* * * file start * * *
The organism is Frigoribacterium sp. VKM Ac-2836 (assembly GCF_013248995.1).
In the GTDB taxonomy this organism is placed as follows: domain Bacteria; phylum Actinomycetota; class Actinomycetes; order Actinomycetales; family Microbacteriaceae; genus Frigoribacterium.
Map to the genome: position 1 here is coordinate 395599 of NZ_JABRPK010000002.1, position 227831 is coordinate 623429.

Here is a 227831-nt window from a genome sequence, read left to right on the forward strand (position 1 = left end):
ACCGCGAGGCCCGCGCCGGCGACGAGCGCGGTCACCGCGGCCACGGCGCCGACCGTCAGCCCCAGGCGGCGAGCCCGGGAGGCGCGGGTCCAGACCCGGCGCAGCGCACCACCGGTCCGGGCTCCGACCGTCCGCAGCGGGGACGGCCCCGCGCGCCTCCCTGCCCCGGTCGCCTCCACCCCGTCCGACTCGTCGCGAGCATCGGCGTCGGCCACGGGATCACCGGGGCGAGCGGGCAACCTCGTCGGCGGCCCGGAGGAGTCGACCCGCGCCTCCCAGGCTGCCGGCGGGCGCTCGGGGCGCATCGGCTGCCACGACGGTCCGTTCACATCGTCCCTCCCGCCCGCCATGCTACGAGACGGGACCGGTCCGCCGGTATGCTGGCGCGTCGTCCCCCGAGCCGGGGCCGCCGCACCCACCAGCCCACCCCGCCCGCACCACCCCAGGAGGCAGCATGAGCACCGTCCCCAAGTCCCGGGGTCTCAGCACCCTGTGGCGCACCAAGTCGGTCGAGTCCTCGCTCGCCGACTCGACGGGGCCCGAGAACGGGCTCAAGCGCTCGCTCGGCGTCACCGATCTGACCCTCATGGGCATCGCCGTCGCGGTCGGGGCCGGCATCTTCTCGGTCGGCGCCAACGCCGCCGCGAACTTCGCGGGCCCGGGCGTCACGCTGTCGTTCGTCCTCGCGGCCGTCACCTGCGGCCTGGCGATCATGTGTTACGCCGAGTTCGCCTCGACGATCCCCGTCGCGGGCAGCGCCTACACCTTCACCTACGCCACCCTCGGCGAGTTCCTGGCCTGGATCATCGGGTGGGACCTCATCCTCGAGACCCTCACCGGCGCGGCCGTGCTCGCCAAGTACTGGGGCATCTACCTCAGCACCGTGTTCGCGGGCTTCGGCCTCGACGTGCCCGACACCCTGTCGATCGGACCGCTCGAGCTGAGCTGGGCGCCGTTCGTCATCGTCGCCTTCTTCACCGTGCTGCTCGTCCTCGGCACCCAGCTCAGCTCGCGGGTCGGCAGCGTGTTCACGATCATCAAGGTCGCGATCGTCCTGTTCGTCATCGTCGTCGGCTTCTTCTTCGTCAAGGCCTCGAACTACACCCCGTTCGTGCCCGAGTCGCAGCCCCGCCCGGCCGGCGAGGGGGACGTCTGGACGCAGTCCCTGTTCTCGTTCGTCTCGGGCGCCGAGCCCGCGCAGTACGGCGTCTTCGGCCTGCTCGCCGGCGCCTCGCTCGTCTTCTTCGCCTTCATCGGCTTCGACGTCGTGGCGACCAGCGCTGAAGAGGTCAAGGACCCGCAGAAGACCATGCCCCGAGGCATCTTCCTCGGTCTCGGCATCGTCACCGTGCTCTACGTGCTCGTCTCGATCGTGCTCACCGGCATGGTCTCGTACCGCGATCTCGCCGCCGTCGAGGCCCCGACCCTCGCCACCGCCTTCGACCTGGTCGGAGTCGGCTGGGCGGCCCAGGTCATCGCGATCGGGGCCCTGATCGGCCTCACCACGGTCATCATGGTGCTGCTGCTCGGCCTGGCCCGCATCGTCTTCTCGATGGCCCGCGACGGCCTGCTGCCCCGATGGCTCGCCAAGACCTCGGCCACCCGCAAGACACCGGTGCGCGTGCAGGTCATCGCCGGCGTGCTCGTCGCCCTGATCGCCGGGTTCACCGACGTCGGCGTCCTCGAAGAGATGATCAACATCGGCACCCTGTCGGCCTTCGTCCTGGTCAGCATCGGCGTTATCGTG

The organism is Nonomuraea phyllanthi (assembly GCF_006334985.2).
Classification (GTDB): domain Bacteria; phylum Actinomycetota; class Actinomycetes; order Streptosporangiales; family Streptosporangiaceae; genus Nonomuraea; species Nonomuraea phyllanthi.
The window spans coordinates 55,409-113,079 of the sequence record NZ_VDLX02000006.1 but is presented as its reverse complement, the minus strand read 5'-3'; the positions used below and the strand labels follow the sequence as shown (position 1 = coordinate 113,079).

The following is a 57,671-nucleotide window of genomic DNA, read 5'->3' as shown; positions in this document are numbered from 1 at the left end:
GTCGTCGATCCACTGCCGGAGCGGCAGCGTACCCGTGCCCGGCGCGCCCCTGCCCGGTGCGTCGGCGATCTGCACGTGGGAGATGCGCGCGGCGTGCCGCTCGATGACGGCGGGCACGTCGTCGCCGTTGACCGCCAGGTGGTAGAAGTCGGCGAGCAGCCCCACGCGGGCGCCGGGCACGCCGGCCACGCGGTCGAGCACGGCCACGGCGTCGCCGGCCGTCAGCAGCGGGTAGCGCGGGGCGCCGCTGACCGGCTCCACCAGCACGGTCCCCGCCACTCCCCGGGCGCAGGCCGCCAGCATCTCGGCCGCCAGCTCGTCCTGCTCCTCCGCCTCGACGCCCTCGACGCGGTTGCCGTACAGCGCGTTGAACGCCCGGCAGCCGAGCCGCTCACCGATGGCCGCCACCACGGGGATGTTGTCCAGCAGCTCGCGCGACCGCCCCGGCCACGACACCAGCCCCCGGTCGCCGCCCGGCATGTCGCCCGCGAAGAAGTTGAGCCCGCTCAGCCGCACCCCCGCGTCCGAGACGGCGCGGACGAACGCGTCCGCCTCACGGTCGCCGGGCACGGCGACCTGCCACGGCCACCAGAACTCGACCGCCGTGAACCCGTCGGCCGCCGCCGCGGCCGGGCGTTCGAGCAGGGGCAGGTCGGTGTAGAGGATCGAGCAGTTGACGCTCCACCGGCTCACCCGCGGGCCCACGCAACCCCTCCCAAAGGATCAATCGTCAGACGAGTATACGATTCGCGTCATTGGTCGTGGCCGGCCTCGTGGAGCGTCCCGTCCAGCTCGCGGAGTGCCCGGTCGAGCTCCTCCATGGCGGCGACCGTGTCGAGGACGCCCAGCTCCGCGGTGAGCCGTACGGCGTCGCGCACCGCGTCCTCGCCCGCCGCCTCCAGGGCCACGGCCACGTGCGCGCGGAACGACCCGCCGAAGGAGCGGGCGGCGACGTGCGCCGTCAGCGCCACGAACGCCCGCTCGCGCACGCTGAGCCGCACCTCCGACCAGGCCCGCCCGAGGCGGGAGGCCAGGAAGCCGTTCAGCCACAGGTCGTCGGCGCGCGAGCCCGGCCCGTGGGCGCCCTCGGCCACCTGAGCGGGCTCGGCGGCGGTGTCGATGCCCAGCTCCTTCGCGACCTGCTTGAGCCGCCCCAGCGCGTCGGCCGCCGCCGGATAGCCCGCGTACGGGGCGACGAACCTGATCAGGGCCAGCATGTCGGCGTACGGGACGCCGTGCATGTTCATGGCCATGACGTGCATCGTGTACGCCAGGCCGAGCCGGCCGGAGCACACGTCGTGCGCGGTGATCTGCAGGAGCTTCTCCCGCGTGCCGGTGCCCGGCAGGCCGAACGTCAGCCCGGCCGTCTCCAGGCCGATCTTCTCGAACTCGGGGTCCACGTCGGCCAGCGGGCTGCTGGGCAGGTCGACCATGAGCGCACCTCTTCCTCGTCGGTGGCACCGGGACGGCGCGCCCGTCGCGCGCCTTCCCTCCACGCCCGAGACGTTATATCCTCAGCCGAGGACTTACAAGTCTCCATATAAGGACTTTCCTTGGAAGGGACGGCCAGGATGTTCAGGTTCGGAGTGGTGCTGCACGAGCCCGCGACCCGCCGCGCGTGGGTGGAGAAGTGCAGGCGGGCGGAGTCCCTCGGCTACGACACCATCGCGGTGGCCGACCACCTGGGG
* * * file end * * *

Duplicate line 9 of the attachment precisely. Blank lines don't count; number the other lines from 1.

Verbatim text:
The following is a 57,671-nucleotide window of genomic DNA, read 5'->3' as shown; positions in this document are numbered from 1 at the left end: